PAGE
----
One of the frustrations with instrumental music is that if you have a tune stuck in your head, it's awfully hard to find out what it is if you don't know the title. For the past couple of weeks, I had an incredibly famous, simple jazz riff in my head that I've heard hundreds of times over the years, but never knew the name of:
C-C, C-C C-C, C-F
More than that, I had a particularly quick, swinging version in mind. I asked my daughters' piano teacher, Lorraine, and played her the riff (it's simple enough that even I can play it). She was pretty sure it was called "Duke's Place." Sure enough, Duke Ellington wrote it, and hunting around I found dozens of versions of the tune by him (alone, with his band, with Ella Fitzgerald and with Louis Armstrong) and others, even a YouTube film of Ellington's group playing it in 1942. It was the right tune, but not the recording I was thinking of—all of them were too slow, not quite as staccato as the one I liked.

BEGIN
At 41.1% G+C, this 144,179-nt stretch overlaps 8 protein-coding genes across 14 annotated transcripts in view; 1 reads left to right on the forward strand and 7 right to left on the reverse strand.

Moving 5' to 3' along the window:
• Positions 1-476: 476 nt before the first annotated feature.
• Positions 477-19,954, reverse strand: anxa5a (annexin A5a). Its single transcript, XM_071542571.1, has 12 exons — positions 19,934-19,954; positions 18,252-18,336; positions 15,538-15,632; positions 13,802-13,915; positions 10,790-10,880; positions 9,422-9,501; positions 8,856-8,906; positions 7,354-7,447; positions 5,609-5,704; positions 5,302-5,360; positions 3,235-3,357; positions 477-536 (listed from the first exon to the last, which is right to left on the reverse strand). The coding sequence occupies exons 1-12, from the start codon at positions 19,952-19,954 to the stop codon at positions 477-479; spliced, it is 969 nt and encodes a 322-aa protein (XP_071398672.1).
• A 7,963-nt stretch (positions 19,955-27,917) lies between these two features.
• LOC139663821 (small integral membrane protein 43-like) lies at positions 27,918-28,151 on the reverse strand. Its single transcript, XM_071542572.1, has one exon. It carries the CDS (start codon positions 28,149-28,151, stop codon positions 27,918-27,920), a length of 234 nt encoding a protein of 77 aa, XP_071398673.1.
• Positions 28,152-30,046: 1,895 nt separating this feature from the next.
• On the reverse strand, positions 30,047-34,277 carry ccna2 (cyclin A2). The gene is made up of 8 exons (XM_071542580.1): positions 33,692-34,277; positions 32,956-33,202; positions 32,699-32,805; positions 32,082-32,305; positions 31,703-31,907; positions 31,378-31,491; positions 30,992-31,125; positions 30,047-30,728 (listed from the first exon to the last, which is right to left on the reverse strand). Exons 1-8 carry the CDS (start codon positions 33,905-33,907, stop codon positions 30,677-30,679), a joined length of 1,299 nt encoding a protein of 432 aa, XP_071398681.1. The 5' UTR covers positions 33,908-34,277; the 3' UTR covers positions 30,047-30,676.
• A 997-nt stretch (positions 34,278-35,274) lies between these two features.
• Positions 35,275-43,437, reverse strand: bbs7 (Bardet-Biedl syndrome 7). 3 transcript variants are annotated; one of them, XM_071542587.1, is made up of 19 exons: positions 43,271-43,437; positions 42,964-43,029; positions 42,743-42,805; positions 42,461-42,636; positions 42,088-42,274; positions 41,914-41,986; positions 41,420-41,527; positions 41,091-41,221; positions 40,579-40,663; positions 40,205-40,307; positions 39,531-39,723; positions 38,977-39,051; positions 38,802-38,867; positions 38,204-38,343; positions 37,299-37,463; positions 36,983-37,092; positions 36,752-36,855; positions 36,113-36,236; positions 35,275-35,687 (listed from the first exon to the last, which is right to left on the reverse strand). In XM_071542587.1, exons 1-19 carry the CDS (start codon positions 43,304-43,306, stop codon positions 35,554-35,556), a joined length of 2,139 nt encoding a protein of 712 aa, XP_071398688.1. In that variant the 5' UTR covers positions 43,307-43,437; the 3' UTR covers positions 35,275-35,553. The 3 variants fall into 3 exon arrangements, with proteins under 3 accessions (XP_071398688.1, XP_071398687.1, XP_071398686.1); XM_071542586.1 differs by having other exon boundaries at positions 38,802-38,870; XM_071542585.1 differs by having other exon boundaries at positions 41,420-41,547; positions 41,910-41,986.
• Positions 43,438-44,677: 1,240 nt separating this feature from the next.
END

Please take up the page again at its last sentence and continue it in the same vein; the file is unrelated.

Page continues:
It turns out that "Duke's Place" is also known as "The C-Jam Blues." So I did some more hunting, and spotted a version by Oscar Peterson. Of course! And there it is, on his "Night Train" album from 1962. Oscar playing Ellington. How could it be anyone else?